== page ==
The Painful Road

I ended 2009 with a catastrophic hard drive failure.

Literally on the morning of the last day of the second crappiest year of my life, that sight all Mac users fear appeared on my screen: 

The Question Mark Folder

. What a cap to the year, huh? It epitomized the feeling of failure that was so pervasive in the ad industry during 2009. Crash. Lose everything. Reboot. Start over. Erik Proulx even made a movie about it called Lemonade.

Which kind of brings me to the point of writing about this. Erik was on the show this week, and after discussing his movie and the new transparent turnaround effort from Domino's (along with all the hell I went through rebuilding my computer) I had an epiphany: As painful as admission and acceptance of our shortcomings can be, it's sometimes exactly the path we need to walk for a better future.

You Can't Be What You're Not

Now don't mistake all this for sentimentalism. This isn't some kind of Zen statement of balance to the universe. This is a practical truth for all marketers. When it comes to turnarounds or rebranding efforts, too many times I see examples of brands that simply ignore who they are in the eyes of their customers in an effort to create something new.

In theory, there's nothing wrong with this. WalMart was a big blue box with a happy face. Now they're a big blue box with a disclosure mark. Done and done. We all feel better with WalMart looking a little less like a cheap dime store. And yet, there's a part of me that remains reluctant to go there because their brand is so intrinsically tied to being the cheapest of the cheap. They can tell me "Save money. Live better." (a great tag that hearkens to their roots), but all I wonder is, "What do they know about living better?"

What Domino's is doing is different. As painful as it was to admit, their brand was synonymous with "pizza that tastes like cardboard." But instead of just burying the past and launching fresh with a new recipe, they embraced the truth.

Why is this great? Two reasons.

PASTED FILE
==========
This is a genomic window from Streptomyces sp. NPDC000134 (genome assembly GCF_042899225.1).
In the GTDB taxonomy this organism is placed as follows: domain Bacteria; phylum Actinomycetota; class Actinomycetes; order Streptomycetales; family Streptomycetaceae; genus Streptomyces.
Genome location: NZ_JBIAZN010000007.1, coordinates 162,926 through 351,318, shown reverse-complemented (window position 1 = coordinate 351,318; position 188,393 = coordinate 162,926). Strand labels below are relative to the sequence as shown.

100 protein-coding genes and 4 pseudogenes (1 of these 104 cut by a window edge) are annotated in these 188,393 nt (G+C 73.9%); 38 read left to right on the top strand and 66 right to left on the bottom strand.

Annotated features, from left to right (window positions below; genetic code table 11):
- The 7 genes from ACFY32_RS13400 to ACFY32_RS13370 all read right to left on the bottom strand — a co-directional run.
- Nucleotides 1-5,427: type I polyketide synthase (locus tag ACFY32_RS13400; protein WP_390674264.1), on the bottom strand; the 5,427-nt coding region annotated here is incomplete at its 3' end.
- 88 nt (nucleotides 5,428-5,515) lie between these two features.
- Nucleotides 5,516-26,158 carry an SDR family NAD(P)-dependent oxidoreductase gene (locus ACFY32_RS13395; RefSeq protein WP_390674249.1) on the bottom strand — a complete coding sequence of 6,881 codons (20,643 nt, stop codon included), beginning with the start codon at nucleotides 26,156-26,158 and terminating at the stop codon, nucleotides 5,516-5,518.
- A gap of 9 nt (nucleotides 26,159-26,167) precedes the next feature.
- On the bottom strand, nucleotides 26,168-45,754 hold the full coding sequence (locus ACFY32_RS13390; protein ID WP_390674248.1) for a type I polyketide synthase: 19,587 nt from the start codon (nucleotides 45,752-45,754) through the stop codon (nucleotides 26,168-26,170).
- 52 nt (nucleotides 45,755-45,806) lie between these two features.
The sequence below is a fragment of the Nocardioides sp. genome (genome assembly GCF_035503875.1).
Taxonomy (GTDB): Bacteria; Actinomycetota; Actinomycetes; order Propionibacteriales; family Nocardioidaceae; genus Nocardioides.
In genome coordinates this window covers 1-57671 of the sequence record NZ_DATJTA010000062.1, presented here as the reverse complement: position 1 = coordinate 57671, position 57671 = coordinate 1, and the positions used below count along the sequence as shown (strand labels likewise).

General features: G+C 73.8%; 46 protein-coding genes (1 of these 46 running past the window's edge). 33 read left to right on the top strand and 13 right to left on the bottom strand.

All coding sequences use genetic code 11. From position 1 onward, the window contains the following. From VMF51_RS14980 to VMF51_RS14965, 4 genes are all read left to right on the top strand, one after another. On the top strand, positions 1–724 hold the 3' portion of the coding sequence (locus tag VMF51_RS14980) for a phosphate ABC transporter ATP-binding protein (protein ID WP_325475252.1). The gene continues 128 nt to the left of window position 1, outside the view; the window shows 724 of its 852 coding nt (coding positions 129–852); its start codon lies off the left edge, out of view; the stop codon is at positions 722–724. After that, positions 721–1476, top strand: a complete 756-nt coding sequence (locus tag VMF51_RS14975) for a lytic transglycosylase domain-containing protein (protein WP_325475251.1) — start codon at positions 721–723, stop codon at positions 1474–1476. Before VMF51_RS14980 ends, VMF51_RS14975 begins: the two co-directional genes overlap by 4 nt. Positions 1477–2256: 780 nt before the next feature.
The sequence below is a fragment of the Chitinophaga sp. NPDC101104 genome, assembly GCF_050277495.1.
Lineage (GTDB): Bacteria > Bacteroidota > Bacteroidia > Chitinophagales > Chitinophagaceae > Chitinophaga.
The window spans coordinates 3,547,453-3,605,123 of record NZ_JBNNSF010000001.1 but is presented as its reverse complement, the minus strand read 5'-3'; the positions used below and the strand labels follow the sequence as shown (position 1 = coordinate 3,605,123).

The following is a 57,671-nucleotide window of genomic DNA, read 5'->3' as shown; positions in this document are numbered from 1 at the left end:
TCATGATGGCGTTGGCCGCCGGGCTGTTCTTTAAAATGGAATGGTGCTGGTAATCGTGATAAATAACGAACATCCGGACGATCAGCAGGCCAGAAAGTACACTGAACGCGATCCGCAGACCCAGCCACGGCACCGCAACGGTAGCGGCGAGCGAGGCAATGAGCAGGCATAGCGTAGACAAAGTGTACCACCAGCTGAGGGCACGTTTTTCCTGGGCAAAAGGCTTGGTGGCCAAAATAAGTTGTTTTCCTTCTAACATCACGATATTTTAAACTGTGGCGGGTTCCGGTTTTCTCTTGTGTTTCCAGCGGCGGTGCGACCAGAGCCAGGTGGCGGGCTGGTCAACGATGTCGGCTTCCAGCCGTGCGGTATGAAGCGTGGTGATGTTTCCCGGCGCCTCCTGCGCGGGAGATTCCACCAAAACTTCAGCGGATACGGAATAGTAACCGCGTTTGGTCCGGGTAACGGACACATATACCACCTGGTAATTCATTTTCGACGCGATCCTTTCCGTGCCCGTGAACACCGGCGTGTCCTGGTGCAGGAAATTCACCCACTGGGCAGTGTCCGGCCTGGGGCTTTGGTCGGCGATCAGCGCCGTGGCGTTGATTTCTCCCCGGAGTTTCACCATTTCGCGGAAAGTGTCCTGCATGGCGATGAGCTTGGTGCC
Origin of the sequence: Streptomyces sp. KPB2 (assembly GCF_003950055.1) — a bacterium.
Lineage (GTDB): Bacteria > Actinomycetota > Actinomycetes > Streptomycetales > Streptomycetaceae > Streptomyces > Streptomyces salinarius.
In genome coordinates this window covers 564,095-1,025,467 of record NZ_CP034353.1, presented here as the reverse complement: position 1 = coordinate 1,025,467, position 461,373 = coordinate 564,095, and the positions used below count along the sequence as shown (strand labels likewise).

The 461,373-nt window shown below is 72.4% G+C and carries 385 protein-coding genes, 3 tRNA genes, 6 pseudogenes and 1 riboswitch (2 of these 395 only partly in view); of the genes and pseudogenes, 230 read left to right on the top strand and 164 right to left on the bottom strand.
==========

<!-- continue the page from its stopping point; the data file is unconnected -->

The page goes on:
Proof That You Understand

No matter what your brand stands for, it's still your brand. And ignoring what your brand is to your market is tantamount to saying you don't understand your market. Even if that brand is rife with negatives, pretending those negatives don't exist doesn't make them go away. A large portion of your audience will always remember.

But more importantly, a change without an admission of failing doesn't really say you understand where you went wrong in the first place. How can you establish a new trajectory for operations when people aren't sure where you're coming from in the first place? No matter how right you get the turnaround, a part of your market will grudgingly hold onto the perception that you're bound to fall back into how you did things before.

Leave No Customer Behind

The other thing that can't be understated is that leading with your weakness acknowledge 


 of your market, rather than just focusing on the part of your market willing to believe in you. You're bringing along everyone for the ride -- naysayers and advocates alike. Certainly there will always be those who remain reticent (

our very own George Parker, for one

), but every sales person knows you acknowledge the pain before you go for the sell. It's the surest way to establish affinity and relationship, as well as position yourself as a problem solver. And we all know the best customer is one who gets a problem solved, not the ones who never had a problem or never had their problem even acknowledged.

God knows if all this will work out for Domino's in the end. For one thing, all the best strategy advice in the world can't fix bad dough or sauce tasting like ketchup. But if all the forces align and they hold to their guns, and people actually like their new product, the marketing portion of things is some solid thinking. And just like with my own hard drive fiasco, they should wind up with a more functional and nimble system of operations (and back-ups) that they should have had in place all along. It's a bitch admitting you were wrong. Kudos to them for having the guts to do it.

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